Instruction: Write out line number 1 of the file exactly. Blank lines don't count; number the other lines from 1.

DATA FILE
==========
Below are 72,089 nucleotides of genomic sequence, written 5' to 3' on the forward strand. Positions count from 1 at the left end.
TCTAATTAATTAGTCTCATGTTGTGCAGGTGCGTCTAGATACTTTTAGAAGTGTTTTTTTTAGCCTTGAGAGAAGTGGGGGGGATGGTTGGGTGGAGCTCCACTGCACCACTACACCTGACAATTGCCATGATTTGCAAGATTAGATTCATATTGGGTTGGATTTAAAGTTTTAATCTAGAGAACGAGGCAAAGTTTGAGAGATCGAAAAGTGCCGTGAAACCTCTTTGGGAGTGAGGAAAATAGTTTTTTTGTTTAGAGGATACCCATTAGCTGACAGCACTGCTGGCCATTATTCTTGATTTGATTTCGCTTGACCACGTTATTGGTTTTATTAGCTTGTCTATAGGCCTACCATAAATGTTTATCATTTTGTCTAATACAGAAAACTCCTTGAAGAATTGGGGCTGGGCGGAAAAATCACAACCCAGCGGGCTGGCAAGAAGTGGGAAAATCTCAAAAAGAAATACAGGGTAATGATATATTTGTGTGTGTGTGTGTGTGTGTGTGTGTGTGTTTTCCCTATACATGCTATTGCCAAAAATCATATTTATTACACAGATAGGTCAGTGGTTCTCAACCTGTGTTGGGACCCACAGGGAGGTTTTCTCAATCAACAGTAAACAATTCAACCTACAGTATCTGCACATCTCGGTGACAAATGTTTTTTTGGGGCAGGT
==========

Below are 72,089 nucleotides of genomic sequence, written 5' to 3' on the forward strand. Positions count from 1 at the left end.